Crafts bring the kids nothing, this I know, but if you talk to any of my kids from a couple years ago, they fucking 'get it'. I taught them all in kindergarten and I have them come up to me with drawings they did in second grade saying "I did it with red and black because I wasn't in a very good mood", and that's about as fundamental as it gets.

    People draw at a level that they're comfortable with, but everybody stops drawing at around 4th or 5th grade because they cease to see progress. Until then, they're making huge leaps and bounds through self exploration, which I try to encourage with my classes. Past that point, 90% of people will need assistance in the form of drawing exercises like those found in "Drawing from the Right Side of the Brain". That's probably why I'll do a life drawing or anatomy basics class with the 5th graders.

    For other grades, think fundamentals. Like.. day one shit. Pretend that these kids have never had an art class ever, because most of them haven't.

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  • rtsrts Registered User regular
    edited December 2007
    Maybe introduce the kids to Sargent instead of Pollock or Picasso. Maybe then we will have a generation of real artists who want to work hard to accomplish something instead of doing random shit, crossing their fingers and hoping they get lucky.

    This isn't really a jab at you though I am sure it seems like one. But when I was growing up we had some programs that got me started down the very wrong path, and if I had not been incredibly lucky I probably wouldn't get to do the things I love to do today.

    I definately think you should try to push some fundamentals into their brains. Though the Pollock thing you did does sound like fun, even to me.

    rts on
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  • GreatnationGreatnation Registered User regular
    edited December 2007
    Maybe introduce the kids to Sargent instead of Pollock or Picasso. Maybe then we will have a generation of real artists who want to work hard to accomplish something instead of doing random shit, crossing their fingers and hoping they get lucky.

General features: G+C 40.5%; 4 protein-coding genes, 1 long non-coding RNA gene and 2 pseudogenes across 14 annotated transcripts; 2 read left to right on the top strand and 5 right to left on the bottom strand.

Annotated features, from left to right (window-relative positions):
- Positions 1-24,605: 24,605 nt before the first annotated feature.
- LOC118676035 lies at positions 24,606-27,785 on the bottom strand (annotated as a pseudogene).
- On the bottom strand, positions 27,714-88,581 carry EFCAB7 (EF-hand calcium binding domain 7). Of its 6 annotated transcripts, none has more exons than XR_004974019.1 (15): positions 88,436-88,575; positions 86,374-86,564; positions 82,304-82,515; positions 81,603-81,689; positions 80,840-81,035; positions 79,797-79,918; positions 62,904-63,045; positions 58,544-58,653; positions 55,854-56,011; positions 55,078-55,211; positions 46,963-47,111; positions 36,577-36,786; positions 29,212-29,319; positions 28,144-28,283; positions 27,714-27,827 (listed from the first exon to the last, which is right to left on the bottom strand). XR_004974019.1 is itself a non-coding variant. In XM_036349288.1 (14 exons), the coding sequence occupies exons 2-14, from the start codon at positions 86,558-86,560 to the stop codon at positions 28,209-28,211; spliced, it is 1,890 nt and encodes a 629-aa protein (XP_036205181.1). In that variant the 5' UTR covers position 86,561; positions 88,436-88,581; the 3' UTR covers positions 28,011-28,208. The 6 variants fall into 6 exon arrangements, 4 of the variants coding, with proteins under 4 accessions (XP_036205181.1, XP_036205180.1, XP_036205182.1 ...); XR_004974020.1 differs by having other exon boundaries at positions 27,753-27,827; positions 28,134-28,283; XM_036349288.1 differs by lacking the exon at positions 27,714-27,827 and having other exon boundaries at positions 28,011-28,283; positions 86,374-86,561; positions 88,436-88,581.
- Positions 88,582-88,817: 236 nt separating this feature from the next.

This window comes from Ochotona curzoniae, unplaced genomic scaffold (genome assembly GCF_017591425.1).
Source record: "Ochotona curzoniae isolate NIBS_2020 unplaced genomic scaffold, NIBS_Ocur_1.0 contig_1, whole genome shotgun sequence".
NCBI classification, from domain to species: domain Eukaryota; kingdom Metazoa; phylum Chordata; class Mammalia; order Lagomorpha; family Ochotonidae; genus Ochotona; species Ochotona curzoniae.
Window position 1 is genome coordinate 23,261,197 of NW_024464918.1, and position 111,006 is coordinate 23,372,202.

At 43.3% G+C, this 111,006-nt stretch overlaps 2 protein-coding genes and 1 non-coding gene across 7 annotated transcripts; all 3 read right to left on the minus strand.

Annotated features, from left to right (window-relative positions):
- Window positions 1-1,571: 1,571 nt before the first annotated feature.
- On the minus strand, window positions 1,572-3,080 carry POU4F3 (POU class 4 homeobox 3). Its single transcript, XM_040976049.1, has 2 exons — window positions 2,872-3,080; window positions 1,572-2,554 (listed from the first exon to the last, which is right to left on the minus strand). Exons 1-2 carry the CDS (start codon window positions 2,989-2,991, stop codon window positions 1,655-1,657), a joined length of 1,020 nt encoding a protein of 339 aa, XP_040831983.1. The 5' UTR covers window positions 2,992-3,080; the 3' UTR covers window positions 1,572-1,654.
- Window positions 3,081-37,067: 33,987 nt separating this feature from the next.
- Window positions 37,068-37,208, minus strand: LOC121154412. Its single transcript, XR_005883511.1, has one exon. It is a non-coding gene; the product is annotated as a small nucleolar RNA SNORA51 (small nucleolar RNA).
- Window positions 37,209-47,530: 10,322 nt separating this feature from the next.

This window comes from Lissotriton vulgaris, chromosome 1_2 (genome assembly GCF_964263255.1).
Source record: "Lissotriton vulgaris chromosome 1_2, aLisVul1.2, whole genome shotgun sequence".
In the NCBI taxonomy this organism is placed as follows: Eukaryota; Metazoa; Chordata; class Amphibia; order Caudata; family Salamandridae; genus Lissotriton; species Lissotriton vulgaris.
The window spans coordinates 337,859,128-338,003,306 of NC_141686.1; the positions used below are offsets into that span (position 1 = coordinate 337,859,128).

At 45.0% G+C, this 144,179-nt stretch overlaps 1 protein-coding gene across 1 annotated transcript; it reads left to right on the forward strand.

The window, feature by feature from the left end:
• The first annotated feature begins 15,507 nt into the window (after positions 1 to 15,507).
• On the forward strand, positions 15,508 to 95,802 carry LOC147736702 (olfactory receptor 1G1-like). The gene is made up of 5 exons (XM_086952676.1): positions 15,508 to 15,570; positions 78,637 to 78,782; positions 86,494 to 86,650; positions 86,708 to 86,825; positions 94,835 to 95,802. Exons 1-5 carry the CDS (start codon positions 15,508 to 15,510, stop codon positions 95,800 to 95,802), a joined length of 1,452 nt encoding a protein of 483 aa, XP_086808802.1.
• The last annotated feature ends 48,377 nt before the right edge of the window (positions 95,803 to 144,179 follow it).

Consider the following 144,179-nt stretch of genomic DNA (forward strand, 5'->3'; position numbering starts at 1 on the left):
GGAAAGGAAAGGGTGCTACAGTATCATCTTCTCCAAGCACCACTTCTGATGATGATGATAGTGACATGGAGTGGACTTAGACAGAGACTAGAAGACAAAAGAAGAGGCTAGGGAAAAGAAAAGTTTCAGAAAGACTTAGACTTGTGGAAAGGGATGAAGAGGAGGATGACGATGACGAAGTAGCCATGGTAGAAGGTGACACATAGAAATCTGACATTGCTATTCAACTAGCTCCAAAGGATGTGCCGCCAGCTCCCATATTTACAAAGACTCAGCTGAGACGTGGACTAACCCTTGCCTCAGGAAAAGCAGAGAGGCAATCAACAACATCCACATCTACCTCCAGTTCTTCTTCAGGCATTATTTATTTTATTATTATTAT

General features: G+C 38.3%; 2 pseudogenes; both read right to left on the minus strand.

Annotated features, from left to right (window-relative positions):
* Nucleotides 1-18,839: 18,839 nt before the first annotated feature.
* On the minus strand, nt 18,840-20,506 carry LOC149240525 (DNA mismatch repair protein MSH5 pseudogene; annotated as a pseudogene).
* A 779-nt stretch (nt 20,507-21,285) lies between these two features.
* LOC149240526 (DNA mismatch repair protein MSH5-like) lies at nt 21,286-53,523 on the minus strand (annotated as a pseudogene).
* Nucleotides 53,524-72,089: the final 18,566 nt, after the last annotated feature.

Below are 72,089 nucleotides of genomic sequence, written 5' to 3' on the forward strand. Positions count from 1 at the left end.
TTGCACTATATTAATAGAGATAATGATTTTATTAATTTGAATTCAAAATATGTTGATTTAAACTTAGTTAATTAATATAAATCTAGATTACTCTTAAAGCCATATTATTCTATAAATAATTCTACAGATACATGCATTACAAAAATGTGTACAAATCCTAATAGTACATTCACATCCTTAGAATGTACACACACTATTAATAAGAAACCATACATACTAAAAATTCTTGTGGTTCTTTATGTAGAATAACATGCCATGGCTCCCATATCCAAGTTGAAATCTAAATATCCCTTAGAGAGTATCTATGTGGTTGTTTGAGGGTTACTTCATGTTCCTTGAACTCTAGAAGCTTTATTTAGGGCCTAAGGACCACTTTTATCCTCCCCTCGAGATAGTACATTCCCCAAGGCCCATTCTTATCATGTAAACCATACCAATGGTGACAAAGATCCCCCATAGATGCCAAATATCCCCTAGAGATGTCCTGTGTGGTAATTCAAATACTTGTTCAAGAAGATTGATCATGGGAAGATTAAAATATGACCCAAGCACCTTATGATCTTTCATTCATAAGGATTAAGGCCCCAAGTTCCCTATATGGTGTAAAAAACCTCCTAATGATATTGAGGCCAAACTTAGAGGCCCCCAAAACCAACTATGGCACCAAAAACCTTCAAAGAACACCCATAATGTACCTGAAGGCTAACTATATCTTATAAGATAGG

thats seething with fail. fail fail fail.

    im down for this discussion, but I dont want to highjack this thread...


    /edit
    it's hard to go wrong with a guy who did little else than splatter color all over his canvas

    !!!

    Greatnation on
  • whitey9whitey9 Registered User
    edited December 2007
    cakemikz wrote: »
    Maybe introduce the kids to Sargent instead of Pollock or Picasso. Maybe then we will have a generation of real artists who want to work hard to accomplish something instead of doing random shit, crossing their fingers and hoping they get lucky.

    This isn't really a jab at you though I am sure it seems like one. But when I was growing up we had some programs that got me started down the very wrong path, and if I had not been incredibly lucky I probably wouldn't get to do the things I love to do today.

    I definately think you should try to push some fundamentals into their brains. Though the Pollock thing you did does sound like fun, even to me.

    I'm certainly not trying to push them down the wrong path. I didn't get interested in art at all until I graduated from high school due to the way it was taught (same with science, politics, etc), but you can't teach drawing fundamentals to a five year old because he's just not their yet. If I did the Pollock thing with anybody over the age of 6, I'm just wasting their time because they get nothing out of it.

    6 year olds can't draw well for the same reason they can't dribble a basketball like an adult. Their brain won't let them. They are still forming all of these connections, and a lot of the necessary ones just aren't their yet. Draw a simple object, like the shape of a paperclip. Then have a 6 year old draw the same thing, but tell them to draw it much bigger. They will struggle with that much more than you could ever imagine, and no amount of practice will fix that.

    I believe the correct path starts with art fundamentals: why art could make you happy, sad, use of colors and line, how colors work (yellow + blue = green). They don't know any of that, and you can't get more fundamental than the extreme basics. Most of these kids have never had an art class ever. Once that's established and totally cohesive to them (around age 7), then you can move on.

    I'm going to teach a face drawing class to the fifth graders, I've decided, and try some basic shading.

    I know what to teach to the little guys, and the older kids, but what type of fundamentals are their for the intermediate? I honestly have no idea because it was never taught to me. I only get a week, and I want to cram information into that time that will remain with them for as long as their interested in art.

    250px-Sargent%2C_John_SInger_%281856-1925%29_-_Self-Portrait_1907_b.jpg

    This is beyond them. And me.
    I hate Pollock as well, but if you're going to teach color, and only color, it's hard to go wrong with a guy who did little else than splatter color all over his canvas

    whitey9 on
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  • whitey9whitey9 Registered User
    edited December 2007
    it's hard to go wrong with a guy who did little else than splatter color all over his canvas

    !!!

    What?

    If you really want to get into it, you can say that he had fractals in his work, and that he was the personification of hip art in a time when America was viewed as the squarest place on the planet, giving us an edge in the Cold War, but you'd have to believe all of that.